The Most Common Dental Emergencies and Solutions

Most dental issues are fixed with regular treatment and visits to a medical professional. However, some problems may be big enough to warrant a visit to the emergency room or late-night visit to your dentist. While these dental emergencies hopefully don’t happen to you, there are some ways to be prepared in the event an emergency occurs.

1. Lip bleeding While it may be pretty common to accidentally bite down on your tongue or lip, sometimes these injuries are advanced and result in large tears and even holes. Fortunately the lip tissue heals the fastest out of almost all skins, but it may be necessary to visit the ER if bleeding does not stop. If the bleeding is not too severe, clean the area gently and apply a cold compress.

2. Broken tooth If you happen to crack a tooth, call your dentist immediately. Until then, rinse your mouth with warm water and apply a cold compress outside the affected area. You can also put gauze for ten minutes over any area that is bleeding. If you cannot get to a dentist’s office immediately, buy temporary dental cement from the nearest drugstore and apply it to the affected tooth.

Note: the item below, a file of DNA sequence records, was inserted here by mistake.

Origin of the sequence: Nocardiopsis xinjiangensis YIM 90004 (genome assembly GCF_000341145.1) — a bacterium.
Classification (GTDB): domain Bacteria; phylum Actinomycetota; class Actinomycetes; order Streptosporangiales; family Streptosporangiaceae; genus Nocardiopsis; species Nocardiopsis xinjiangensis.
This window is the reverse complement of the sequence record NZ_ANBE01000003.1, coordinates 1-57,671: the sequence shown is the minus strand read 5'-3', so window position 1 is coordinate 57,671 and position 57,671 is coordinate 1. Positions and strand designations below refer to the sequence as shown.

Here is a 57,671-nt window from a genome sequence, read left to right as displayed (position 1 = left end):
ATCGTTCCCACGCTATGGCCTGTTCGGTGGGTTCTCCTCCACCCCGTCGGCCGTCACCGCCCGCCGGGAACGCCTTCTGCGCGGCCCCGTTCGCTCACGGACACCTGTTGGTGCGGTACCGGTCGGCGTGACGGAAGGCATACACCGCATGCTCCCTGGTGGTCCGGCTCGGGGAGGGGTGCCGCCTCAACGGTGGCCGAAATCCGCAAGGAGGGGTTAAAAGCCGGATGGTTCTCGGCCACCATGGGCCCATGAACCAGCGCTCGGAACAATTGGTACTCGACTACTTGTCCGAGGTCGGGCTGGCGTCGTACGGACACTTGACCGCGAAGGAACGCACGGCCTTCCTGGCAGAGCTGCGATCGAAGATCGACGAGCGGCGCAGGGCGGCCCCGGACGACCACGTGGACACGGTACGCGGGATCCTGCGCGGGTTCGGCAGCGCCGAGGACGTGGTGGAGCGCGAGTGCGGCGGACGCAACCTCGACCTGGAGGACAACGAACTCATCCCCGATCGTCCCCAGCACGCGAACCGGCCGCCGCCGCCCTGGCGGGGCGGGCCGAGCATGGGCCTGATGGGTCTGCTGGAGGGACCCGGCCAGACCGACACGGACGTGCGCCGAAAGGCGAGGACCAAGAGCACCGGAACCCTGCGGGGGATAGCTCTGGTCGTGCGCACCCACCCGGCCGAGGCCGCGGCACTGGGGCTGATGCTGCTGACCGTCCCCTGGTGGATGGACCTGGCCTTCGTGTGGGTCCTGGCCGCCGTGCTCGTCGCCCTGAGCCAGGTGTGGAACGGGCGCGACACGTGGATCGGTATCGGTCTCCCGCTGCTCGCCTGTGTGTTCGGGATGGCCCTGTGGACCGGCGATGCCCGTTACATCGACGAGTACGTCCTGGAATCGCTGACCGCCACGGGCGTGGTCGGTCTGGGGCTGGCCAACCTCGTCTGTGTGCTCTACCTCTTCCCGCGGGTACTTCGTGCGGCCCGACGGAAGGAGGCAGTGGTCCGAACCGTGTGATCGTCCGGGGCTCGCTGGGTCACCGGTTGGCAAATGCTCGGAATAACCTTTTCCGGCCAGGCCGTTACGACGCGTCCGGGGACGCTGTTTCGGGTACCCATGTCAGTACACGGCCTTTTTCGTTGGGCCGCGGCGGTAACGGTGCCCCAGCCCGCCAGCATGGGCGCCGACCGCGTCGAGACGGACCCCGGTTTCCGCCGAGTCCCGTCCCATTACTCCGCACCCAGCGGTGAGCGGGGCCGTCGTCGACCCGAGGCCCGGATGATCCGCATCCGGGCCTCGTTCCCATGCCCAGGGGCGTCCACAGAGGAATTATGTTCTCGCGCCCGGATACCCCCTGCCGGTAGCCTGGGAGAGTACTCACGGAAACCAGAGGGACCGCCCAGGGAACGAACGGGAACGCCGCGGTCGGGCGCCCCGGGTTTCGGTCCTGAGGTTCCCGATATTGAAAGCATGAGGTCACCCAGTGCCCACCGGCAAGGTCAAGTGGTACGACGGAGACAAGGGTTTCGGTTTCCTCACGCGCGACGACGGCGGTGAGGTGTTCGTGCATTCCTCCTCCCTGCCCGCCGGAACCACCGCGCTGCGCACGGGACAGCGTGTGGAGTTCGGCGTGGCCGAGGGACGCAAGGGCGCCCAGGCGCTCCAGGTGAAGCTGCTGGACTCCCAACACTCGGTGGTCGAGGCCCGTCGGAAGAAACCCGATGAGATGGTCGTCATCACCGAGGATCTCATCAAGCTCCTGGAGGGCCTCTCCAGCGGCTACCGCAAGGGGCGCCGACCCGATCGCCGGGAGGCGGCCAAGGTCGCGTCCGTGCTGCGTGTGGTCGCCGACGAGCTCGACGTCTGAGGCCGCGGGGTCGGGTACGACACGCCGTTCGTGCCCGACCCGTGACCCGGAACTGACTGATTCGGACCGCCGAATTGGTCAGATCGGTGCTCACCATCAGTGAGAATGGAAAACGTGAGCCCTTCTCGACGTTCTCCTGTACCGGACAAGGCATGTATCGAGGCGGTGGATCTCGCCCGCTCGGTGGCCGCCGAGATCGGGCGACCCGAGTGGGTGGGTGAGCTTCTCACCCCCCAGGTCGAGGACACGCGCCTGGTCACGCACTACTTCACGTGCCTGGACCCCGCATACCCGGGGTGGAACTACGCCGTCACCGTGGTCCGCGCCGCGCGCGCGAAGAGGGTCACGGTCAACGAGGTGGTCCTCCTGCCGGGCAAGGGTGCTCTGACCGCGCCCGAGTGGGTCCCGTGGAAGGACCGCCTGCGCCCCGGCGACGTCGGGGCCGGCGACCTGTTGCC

3. Damaged braces Some cases of braces being damaged are not serious and can wait until the next appointment. However, you won’t know for sure so call the orthodontist as soon as the incident occurs and keep any broken pieces of the braces. Without fixing the problem, the braces could improperly shift teeth or lead to cuts and scrapes in the mouth.

4. Knocked out tooth This may happen with sports injuries or even a slip and fall. To avoid losing the tooth, grab it by the crown and avoid touching any exposed nerves or tissue. Rinse the root if it is dirty, but again, do not remove pieces of tissue that are attached. Call your dentist immediately and store the tooth in milk, which will act as a preservative.

5. Painful swelling You may not know the cause of that sharp swelling inside your mouth, but any pain should be reported immediately. You will probably be diagnosed with an abscess, or a painful pus-filled pocket. This can lead to many infections, especially if the pocket bursts. Until then, rinse your mouth with saltwater to relieve pressure and pain.

6. Toothaches Toothaches will occur from time to time, and can often be solved  by rinsing your mouth with warm water and flossing out any particles of food trapped between teeth. If this does not solve the problem or you suspect a more serious toothache, put a cold compress outside the area in which pain persists and call a dentist. If you have swelling, the cold compress should help reduce inflammation and pain.

If you have any of these dental issues or believe you need a medical care for an emergency, go ahead and call your dentist. It’s better to be safe and perhaps call unnecessarily than to end up with an infection, toothache, or even tooth loss.